- A felony conviction for domestic violence if you also have a previous misdemeanor conviction for domestic violence
- Traffic offenses, including operating while intoxicated (OWI)
- Second degree child abuse
- A conviction for committing child abuse in front of another child
- Criminal sexual conduct in the second degree, third degree, or assault with intent to commit criminal sexual conduct.
- Criminal sexual conduct in the fourth degree UNLESS:
– You were convicted before January 12, 2015, AND
– You haven’t been convicted of more than two (2) minor offenses. A minor offense means a misdemeanor or ordinance violation, to which all of the following apply:
- Maximum term of imprisonment does not exceed 90 days
- Maximum permissible fine is not more than $1,000.00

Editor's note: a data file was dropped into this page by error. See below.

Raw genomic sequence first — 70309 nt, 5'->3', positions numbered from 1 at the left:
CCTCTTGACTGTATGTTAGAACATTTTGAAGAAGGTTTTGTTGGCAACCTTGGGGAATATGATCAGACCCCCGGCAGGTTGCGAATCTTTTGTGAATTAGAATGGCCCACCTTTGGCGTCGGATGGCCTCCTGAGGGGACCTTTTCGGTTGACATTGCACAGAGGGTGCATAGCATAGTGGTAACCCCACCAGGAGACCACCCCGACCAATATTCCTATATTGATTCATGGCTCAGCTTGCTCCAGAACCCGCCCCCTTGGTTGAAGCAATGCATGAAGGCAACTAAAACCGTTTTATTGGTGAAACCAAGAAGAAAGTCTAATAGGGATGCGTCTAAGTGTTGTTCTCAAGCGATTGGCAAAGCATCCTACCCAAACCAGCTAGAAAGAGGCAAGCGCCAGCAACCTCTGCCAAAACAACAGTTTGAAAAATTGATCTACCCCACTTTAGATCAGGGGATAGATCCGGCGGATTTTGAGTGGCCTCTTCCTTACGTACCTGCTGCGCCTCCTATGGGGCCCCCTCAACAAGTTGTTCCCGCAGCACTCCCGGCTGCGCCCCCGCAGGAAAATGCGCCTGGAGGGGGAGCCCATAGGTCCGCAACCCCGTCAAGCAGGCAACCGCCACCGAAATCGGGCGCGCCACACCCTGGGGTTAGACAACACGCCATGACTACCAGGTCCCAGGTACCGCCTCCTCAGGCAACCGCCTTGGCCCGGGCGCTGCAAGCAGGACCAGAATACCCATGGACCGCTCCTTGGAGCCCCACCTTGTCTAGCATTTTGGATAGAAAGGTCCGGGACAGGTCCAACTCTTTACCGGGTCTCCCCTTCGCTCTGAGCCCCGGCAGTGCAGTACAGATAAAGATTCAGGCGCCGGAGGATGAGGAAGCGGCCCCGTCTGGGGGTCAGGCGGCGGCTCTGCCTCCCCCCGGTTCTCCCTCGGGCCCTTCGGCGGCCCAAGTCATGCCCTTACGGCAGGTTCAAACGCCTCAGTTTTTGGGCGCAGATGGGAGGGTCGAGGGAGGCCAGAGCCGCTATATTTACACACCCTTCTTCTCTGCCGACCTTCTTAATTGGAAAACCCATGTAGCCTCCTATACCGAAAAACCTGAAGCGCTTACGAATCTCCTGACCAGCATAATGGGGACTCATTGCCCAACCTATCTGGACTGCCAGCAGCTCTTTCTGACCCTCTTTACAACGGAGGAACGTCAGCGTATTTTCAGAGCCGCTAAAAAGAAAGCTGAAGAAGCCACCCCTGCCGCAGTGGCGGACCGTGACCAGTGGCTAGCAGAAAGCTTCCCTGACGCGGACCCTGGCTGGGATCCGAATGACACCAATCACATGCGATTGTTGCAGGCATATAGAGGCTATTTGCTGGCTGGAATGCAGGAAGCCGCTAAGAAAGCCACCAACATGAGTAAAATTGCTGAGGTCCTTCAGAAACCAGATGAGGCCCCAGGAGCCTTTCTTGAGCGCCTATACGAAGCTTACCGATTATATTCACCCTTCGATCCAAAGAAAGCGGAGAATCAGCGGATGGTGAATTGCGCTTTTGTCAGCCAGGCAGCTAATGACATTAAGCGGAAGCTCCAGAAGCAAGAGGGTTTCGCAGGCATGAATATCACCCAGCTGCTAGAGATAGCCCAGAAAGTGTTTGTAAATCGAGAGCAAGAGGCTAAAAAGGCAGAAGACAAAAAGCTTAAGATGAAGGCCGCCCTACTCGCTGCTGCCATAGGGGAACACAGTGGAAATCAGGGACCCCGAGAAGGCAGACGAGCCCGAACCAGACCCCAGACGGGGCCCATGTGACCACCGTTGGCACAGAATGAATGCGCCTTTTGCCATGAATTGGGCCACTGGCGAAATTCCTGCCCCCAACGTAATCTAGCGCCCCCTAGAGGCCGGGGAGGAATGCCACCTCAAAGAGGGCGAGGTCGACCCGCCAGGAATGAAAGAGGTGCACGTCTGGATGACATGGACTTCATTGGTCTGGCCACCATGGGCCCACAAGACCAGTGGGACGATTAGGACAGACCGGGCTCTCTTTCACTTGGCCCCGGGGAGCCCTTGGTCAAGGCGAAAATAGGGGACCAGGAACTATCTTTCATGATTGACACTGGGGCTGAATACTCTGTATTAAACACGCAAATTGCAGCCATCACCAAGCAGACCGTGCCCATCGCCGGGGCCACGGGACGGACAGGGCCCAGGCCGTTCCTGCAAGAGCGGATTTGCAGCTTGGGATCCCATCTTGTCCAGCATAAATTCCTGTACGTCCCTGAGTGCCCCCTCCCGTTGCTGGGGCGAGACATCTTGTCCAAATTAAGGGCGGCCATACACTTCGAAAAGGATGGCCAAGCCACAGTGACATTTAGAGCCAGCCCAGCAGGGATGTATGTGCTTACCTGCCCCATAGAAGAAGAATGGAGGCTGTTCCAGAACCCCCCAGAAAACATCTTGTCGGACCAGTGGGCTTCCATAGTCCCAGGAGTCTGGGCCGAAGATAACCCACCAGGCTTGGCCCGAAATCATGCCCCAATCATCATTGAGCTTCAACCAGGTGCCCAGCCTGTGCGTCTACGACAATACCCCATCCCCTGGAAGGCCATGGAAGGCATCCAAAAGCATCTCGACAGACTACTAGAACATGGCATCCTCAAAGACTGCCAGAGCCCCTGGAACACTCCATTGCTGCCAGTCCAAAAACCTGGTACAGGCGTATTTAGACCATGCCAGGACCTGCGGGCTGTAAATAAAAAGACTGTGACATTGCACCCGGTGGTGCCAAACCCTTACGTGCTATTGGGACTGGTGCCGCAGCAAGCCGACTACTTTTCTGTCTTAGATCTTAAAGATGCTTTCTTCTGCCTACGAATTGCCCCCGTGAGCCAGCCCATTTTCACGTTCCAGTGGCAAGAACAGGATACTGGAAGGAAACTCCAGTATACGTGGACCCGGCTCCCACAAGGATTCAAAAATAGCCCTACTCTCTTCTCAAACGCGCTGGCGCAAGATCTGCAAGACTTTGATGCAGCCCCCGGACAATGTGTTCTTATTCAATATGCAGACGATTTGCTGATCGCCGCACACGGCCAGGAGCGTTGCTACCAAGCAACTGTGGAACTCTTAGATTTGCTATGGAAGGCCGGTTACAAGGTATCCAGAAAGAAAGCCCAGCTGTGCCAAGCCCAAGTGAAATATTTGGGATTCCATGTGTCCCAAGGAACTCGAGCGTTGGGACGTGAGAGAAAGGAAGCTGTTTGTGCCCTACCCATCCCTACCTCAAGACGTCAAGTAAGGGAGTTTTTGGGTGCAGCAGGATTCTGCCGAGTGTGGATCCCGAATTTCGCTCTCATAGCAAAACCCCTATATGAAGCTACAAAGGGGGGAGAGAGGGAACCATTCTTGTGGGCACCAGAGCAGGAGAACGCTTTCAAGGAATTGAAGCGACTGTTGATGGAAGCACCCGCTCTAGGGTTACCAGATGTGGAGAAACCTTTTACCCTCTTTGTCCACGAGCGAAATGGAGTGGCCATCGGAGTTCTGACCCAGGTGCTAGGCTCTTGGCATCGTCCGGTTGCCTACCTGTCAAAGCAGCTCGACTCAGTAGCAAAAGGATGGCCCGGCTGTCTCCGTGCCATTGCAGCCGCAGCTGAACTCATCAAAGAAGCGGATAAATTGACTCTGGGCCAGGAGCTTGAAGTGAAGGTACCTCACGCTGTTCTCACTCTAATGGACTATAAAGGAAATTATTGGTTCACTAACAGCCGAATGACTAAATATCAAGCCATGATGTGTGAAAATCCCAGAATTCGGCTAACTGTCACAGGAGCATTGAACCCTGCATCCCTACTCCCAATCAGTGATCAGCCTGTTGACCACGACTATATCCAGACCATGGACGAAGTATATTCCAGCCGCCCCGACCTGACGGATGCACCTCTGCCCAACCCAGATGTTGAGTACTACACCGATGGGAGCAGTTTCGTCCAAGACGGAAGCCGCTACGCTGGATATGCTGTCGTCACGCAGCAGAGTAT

- You were not more than 21 years old when you were convicted
- Terrorism offenses
- Using the internet or a computer to commit certain crimes
– Speak with an attorney to see if you are eligible if you have a conviction that involves use of the internet or a computer.
- Production or possession of child pornography
- Human trafficking
– If you committed prostitution-related offense(s) as a direct result of being a victim of human trafficking you are eligible to get the conviction(s) expunged.
Certain convictions that were deferred and dismissed will be considered misdemeanors for purposes of determining whether or not you are eligible. Consult an attorney to find out if you have a conviction that falls under this category.
Has enough time passed?
You cannot attempt to get your conviction expunged unless at least five (5) years have passed since your sentencing date or release from probation, parole, or imprisonment for that conviction. Whichever occurred most recently is when the five-year waiting period begins.